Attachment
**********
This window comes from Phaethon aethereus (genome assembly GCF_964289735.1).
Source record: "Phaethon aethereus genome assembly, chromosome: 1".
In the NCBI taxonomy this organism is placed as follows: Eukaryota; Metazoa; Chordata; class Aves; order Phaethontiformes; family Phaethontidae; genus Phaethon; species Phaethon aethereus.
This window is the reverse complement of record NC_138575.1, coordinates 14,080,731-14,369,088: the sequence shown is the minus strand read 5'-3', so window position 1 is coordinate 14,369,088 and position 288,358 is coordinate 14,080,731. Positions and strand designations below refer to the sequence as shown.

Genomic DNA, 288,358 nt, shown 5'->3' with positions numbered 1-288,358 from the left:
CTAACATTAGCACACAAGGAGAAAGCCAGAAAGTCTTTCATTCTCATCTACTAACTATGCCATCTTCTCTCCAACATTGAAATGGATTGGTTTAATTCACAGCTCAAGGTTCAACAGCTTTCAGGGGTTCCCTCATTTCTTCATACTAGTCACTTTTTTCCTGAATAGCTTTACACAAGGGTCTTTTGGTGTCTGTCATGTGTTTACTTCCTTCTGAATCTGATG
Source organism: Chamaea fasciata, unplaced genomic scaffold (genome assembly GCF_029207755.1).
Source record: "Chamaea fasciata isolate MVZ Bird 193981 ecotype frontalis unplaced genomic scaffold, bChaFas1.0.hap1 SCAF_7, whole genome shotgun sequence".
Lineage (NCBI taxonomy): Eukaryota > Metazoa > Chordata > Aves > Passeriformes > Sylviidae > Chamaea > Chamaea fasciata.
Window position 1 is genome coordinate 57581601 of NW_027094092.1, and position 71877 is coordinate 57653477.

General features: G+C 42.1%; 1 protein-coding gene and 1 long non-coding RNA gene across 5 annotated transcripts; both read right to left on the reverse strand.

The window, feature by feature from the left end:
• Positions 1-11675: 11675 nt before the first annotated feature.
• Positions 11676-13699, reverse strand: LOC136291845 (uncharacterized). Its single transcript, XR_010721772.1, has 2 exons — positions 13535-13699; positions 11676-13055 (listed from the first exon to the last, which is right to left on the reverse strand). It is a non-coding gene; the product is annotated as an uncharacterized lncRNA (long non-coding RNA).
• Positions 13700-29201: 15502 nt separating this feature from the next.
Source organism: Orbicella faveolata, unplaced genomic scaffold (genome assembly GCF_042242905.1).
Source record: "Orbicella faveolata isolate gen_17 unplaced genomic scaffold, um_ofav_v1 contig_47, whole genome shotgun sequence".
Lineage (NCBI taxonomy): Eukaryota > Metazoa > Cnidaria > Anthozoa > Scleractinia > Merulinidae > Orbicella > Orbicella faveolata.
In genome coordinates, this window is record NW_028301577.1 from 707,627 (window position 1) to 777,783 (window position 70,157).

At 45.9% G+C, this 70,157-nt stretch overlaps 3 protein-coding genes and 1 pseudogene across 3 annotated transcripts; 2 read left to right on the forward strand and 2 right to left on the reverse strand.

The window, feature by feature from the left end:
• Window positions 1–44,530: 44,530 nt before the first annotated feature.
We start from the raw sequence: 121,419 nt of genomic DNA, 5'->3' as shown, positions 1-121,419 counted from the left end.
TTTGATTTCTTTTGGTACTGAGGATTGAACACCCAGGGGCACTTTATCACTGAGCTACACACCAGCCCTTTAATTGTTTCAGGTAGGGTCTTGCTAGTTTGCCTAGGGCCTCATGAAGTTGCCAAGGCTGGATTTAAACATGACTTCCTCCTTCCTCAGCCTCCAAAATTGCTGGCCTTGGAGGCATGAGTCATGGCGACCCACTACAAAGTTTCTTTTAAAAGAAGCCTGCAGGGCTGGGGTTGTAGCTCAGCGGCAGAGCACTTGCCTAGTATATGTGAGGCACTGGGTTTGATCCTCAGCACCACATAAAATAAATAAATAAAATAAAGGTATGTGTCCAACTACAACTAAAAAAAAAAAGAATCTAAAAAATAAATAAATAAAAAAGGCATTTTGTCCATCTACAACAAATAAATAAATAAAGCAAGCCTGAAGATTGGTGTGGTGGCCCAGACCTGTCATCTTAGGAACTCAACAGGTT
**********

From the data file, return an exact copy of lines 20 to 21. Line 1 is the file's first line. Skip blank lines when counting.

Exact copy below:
At 45.9% G+C, this 70,157-nt stretch overlaps 3 protein-coding genes and 1 pseudogene across 3 annotated transcripts; 2 read left to right on the forward strand and 2 right to left on the reverse strand.

The window, feature by feature from the left end: